If you haven’t heard, there’s a craze for Mexican Coke that’s only getting stronger. The drink has more than 30,000 fans on Facebook, and demand is such that there’s even a web site to help those looking for the sweet drink, WhereToFindMexicanCoke.com. Part of the appeal may be the drink’s retro-style glass bottle, but many claim it just tastes better because it’s sweetened with cane sugar: Coke in the US uses high-fructose corn syrup. So why must we import this delicious treat from south of the border, instead of getting it from our own American factories? This week, Consumerist tried to answer this question, but all Coca-Cola would tell them is that they don’t plan on introducing a non-HFCS version of Coke in the US anytime soon because we already have a sugar-based version: Mexican Coke. Also, the rep claimed that in taste tests, Coca-Cola found that consumers detected “no perceptible taste difference” between HCFS Coke and cane Coke.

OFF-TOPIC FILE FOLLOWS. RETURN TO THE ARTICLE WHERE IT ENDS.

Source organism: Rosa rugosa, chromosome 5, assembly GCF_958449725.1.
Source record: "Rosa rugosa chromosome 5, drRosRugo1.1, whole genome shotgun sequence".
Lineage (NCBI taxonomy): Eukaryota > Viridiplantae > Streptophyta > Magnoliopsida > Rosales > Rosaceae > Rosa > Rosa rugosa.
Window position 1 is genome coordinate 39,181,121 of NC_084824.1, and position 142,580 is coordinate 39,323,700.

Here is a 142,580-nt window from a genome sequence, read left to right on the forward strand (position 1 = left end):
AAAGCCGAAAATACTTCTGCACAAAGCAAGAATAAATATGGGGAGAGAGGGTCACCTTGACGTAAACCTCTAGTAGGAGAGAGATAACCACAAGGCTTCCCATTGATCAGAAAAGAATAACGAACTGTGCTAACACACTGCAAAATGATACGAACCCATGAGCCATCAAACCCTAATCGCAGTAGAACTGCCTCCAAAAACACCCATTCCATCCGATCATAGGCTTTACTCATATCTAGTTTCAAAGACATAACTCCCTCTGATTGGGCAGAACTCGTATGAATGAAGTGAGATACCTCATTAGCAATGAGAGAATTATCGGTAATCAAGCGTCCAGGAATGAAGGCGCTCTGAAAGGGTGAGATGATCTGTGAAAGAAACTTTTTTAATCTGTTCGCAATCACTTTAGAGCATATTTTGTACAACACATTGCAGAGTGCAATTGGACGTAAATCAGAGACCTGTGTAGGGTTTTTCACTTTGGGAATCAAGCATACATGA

There are a few key reasons Coke should consider introducing a sugar cane-based US version, and not just because 89% of Consumerist readers said they’d buy it. Firstly, it would reduce the carbon emissions from shipping those heavy glass bottles all the way from Mexico. Glass is much heavier than aluminum (though readily recyclable) so trucking it any distance is a considerable hit to the environment. Secondly, Coca-Cola reps have repeatedly said that Mexican Coke is a taste of home for Mexican and Latino immigrants. If it’s such a homestyle taste, why not capture that fast-growing market by making the same product in the US?